Impact of underlying structural heart disease on survival after electrical storm

Thomas Fink (Bad Oeynhausen)1, M. Mörsdorf (Bad Oeynhausen)1, V. Sciacca (Bad Oeynhausen)1, D. Guckel (Bad Oeynhausen)1, M. Khalaph (Bad Oeynhausen)1, M. Braun (Bad Oeynhausen)1, M. El Hamriti (Bad Oeynhausen)1, S. Winnik (Wetzikon)2, G. Imnadze (Bad Oeynhausen)1, M. Didenko (Bad Oeynhausen)1, C. Sohns (Bad Oeynhausen)1, P. Sommer (Bad Oeynhausen)1

1Herz- und Diabeteszentrum NRW Klinik für Elektrophysiologie/ Rhythmologie Bad Oeynhausen, Deutschland; 2GZO Spital Wetzikon Klinik für Kardiologie und Angiologie Wetzikon, Schweiz


Background: Electrical storm (ES) is caused by frequent or incessant ventricular arrhythmia (VA) and most commonly occurs in individuals with structural heart diseases. ES is associated with high intrahospital mortality and therapy deliveries in patients with implantable cardioverter defibrillators (ICD). Treatment of ES is challenging and therapeutic success may be limited by specific pathologies of the underlying heart disease.

Objective: The purpose of this single-center study was to analyze the impact of different underlying heart diseases on clinical endpoints after treatment of ES.

Methods: Data from patients with structural heart disease who were admitted for treatment of ES from 2016 to 2021 were retrospectively analyzed. A composite clinical endpoint consisting of left ventricular assist device (LVAD) implantation, heart transplantation (HTX), death and freedom from VA events was investigated. VA events were defined as any sustained VA or adequate ICD therapy. Analysis was stratified by the underlying heart disease (ischemic cardiomyopathy (ICM) or non-ischemic cardiomyopathy (NICM)).

Results: A total of 150 patients (mean age 64.7±13.5 years) with structural heart disease who were admitted with ES to our VT unit were analyzed. There were 81 patients (54%) with ICM and 69 (46.0%) with NICM, 6 patients (4.0%) with arrhythmogenic right ventricular cardiomyopathy and 4 patients (2.7%) with hypertrophic cardiomyopathy. Mean left ventricular ejection fraction was 28.9±10.8%. ES treatment consisted of catheter ablation in 97 cases (64.7%) and conservative treatment in 53 patients (35.3%). Catheter ablation procedures were successful without inducibility of any sustained VA at the end of the procedure in 84/97 patients (86.6%).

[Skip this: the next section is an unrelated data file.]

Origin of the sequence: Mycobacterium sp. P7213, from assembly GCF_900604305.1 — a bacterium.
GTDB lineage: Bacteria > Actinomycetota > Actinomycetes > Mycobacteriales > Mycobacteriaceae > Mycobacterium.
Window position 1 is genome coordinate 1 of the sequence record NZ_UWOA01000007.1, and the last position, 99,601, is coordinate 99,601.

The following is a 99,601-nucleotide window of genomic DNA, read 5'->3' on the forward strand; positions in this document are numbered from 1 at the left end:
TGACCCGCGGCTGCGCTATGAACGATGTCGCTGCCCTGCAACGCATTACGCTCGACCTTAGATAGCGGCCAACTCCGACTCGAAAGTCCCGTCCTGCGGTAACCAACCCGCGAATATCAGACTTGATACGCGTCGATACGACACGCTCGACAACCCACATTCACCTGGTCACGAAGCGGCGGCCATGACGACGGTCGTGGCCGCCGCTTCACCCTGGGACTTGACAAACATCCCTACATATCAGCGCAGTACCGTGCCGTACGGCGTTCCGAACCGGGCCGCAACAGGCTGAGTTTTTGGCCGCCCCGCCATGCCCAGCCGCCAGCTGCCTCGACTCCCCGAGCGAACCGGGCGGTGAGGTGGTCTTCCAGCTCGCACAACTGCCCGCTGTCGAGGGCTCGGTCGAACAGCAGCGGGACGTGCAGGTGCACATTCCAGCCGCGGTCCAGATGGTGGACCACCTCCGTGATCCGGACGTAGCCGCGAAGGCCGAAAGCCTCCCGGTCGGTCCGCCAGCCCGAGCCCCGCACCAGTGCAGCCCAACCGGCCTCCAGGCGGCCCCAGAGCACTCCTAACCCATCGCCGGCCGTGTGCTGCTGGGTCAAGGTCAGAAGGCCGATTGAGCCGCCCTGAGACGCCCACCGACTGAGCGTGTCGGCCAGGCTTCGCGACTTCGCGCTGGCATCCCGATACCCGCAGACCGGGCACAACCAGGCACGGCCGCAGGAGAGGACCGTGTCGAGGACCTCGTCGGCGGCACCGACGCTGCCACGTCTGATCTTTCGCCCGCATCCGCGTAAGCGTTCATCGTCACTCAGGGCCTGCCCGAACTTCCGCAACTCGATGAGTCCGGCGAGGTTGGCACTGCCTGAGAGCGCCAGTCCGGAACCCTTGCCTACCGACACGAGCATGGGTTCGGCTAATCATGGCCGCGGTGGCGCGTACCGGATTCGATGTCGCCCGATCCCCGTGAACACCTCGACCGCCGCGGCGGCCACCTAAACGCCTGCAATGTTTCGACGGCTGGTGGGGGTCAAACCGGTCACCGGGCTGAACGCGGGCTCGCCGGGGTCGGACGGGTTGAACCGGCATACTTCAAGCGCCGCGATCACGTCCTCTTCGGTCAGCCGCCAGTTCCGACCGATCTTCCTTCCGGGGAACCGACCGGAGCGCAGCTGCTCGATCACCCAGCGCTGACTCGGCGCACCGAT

Fourteen patients died within 30 days after admission for ES (10 patients with ICM and 5 patients with NICM; 11 patients who underwent catheter ablation and 4 patients with conservative treatment). The composite clinical endpoint was reached in 79 patients (52.7%; 36 patients [45.6%] with ICM and 43 patients [54.4%] with NICM, respectively) after a mean follow-up of 753±610 days. There was a trend for longer estimated event-free survival from the composite clinical endpoint in patients with ICM irrespective of interventional or conservative therapy for ES (log rank P=0.069) (Figure 1A). The estimated event-free survival in patients who underwent catheter ablation for ES treatment was significantly longer in patients with ICM than in patients with NICM (log rank P=0.018) (Figure 1B). VA recurrence occurred in 87patients (58%) after interventional or conservative ES treatment (31 ICM patients [35.6%] and 48 NICM patients [55.2%] with VA recurrence). Estimated VA-free survival was significantly longer in ICM patients compared to NICM patients in the total patient cohort (log rank P=0.0033) (Figure 2 A) and in patients who underwent catheter ablation for ES compared to patients with conservative management (log rank P=0.0015) (Figure 2 B).

Conclusion: Mortality, morbidity and recurrence of VA are common after ES. Patients with NICM experience significantly more adverse events and VA recurrences than patients with ICM. The effect is more pronounced in patients who undergo catheter ablation of ES, reflecting feasibility of VA ablation in ICM on the one hand and limitations of this technique in patients with NICM on the other.

Figure 1

Figure 2

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